Feature18 Feb 2021

After smashing world indoor record, Crouser sets his sights on outdoor mark


Ryan Crouser at the World Athletics Championships Doha 2019 (© Getty Images)

Few would assume that a town called ‘Boring’ would produce one of the most exciting sporting prospects in the world.

But take just one look at Olympic champion Ryan Crouser – a mighty and dynamic 201cm (6ft 7in) powerhouse – and it’s easy to see why the US shot putter from Oregon has long been tipped to break world records.

At the end of 2019, in the aftermath of a remarkable shot put final at the World Athletics Championships in Doha, Crouser sat at fifth place on the world all-time list, just 22 centimetres shy of the world record.

Although his PB improved by just one centimetre last year to 22.91m, he consistently threw well beyond 22 metres and – in terms of sheer distance achieved – produced the greatest shot put season in history.

No other man in the world threw beyond 22 metres in 2020. At the conclusion of the outdoor season, the undefeated Crouser had surpassed the 22-metre line on 36 occasions – more than any other shot putter has achieved across a whole career span. To say he dominated his discipline in 2020 would be an understatement in the extreme.

When he took a brief break from training in December last year to compete at a low-key indoor competition in Manhattan, Crouser was encouraged by the result. His ‘shortest’ throw of the series landed at 21.71m, while his best was 22.58m – just eight centimetres shy of the long-standing world indoor record.

With a few more weeks to prepare for his first real competitive outing of 2021, he knew he stood a great chance of breaking the 22.66m standard set by Randy Barnes in 1989.

“The competition in December was just a check mark to see where things were at,” he says. “I was still in heavy training, doing sets of eight and six in the weight room, so I really didn’t expect to throw that far. I just wanted to get out there and compete and have some fun.

“I’m not a super high intensity thrower in practice, so I always like competing to see where I’m at, especially in the middle of the off season. I definitely learned from that meet and I feel like it set me up really well to know what I needed to focus on in that first American Track League competition.”

But even Crouser was surprised by what happened at the World Athletics Indoor Tour Silver meeting in Fayetteville. In his first competition of 2021 and with his first throw of the series, he sent his shot out to 22.82m, smashing the world indoor record by 16 centimetres.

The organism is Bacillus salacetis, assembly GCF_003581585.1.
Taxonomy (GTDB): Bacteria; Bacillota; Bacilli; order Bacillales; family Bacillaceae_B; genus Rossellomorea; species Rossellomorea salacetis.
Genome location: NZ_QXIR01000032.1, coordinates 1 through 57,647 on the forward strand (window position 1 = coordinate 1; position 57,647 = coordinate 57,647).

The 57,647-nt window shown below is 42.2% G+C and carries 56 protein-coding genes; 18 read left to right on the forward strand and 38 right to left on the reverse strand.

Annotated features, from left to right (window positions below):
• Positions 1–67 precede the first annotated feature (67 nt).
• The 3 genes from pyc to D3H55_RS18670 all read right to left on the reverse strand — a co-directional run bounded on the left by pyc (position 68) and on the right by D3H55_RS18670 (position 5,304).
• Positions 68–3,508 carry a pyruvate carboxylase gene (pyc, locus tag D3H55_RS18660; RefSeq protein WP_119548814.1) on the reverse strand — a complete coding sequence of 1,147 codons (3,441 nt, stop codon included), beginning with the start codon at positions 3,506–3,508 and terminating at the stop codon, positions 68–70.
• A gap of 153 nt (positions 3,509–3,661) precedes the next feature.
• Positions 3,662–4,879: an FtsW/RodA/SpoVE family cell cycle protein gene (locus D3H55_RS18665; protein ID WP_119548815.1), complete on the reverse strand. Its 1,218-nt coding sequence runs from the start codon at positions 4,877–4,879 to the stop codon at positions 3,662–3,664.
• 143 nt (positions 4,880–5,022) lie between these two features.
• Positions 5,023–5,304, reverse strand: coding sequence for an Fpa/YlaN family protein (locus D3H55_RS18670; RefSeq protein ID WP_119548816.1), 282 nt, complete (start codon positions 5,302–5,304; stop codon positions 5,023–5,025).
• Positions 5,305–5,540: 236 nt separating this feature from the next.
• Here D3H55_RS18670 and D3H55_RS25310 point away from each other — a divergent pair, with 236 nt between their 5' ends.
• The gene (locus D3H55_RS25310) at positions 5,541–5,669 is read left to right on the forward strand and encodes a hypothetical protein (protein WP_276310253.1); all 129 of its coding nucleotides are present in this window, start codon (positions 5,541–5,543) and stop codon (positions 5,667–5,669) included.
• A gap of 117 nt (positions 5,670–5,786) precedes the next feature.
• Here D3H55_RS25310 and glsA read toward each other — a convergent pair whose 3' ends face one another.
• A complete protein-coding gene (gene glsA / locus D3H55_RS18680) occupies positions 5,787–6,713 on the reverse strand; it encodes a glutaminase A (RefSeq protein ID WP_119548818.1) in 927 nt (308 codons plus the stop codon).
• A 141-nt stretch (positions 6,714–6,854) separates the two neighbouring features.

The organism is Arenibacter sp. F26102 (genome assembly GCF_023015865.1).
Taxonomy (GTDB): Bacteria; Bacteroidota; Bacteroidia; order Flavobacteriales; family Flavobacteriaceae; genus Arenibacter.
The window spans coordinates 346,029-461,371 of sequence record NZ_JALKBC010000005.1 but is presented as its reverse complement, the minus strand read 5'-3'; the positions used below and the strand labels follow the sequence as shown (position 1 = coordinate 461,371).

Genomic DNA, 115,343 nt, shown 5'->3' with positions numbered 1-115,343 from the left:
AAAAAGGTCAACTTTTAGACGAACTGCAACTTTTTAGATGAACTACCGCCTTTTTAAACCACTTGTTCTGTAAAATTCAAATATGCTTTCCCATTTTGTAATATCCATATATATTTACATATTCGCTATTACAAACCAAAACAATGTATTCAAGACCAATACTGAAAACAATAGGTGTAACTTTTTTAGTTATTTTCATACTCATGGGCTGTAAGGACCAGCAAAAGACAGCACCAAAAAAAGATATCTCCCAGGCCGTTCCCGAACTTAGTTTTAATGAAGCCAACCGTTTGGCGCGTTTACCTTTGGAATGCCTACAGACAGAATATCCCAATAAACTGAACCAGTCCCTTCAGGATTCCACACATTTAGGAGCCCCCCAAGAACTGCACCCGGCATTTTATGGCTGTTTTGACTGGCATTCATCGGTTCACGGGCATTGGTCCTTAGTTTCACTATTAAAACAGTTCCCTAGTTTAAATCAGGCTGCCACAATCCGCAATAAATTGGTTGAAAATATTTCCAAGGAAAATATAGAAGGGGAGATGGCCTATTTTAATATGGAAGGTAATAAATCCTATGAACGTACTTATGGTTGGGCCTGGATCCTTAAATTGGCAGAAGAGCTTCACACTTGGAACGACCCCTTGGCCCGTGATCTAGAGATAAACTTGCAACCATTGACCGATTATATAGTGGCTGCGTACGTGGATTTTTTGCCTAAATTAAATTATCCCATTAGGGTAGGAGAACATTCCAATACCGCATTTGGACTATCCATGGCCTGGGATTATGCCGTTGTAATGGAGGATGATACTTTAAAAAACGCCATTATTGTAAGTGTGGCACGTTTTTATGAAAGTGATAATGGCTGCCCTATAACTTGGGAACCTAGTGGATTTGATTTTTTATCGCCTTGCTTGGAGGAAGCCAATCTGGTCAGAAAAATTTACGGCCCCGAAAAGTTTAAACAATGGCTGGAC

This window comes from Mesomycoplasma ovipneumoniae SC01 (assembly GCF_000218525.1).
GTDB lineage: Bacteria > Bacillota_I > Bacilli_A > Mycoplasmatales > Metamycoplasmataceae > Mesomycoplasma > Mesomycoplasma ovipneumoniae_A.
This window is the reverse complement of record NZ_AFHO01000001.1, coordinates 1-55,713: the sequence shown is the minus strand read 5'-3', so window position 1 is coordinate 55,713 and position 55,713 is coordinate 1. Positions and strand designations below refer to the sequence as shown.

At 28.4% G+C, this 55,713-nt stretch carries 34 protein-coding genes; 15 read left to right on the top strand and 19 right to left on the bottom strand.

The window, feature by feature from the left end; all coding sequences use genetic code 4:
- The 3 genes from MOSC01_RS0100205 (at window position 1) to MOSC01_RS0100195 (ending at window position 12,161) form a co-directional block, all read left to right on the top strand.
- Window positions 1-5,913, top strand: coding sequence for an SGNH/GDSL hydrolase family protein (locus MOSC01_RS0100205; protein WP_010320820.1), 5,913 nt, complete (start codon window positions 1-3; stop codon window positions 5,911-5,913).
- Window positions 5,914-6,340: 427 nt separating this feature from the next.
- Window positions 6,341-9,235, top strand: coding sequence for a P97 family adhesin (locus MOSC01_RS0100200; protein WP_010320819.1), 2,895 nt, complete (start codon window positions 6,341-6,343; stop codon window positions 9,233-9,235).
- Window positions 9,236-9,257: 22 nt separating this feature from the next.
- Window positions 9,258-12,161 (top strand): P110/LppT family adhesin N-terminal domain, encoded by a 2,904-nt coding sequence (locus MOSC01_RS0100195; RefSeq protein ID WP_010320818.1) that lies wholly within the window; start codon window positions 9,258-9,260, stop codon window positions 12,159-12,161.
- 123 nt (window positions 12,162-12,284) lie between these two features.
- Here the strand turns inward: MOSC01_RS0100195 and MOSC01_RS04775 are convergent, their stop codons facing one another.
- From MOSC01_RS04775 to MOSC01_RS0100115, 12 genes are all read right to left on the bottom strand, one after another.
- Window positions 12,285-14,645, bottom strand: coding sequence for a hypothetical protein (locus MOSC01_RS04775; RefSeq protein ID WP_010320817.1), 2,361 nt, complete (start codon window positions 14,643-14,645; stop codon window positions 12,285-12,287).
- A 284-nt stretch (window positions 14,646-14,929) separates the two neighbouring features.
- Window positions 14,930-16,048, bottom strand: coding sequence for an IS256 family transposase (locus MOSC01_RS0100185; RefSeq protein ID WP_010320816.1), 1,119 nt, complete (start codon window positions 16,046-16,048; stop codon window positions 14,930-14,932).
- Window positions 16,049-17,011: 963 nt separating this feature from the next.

Ryan Crouser in action in Fayetteville (© Kevin Morris)


“That first throw was a great first-round throw,” said the 28-year-old. “Usually that’s one of the things I tend to have a little bit of trouble with. It put a lot of pressure on me to build from there, but I was really content to follow it up later in the series with a 22.70m and 22.48m.

“It still hasn’t really sunk in,” he added. “It has been a goal for me, but it feels more like a stepping stone to the outdoor world record and the 23-metre mark. I’m always looking forward, so I’m just really happy to throw an indoor PR and be so close to my outdoor PR in the very first meet. I’m obviously ecstatic to break the world indoor record and really happy with where I’m at, but it still just feels like a building block to getting that 23.12m. I’m still hungry to get that.

“I’m also just happy to have the chance to compete again. It’s been a long year, so I’m happy to see track and field making a comeback, and showing that meets can be fun and safe.”

One week after his record-breaking performance, Crouser returned to the Randal Tyson Track Center in Fayetteville and won with 22.66m – the same distance as the pre-2021 world indoor record – and had throws of 22.65m, 22.43m and 22.26m in his series.

And this is from an athlete who hadn’t even tapered for the competitions.

“There are some really good takeaways from that first competition,” said Crouser. “Firstly I’ve got a lot of power in the ring, and secondly there’s still a lot to improve on with my consistency.

“We’re still in heavy training and we haven’t started tapering at all,” he added. “We’re lifting heavy in the weight room, I’m throwing a lot, especially with heavy shots. Once I start to work with some lighter balls and get in some speed work, I’m really excited by the possibilities moving forward.

Destined for throws success

Crouser was born into a throwing dynasty.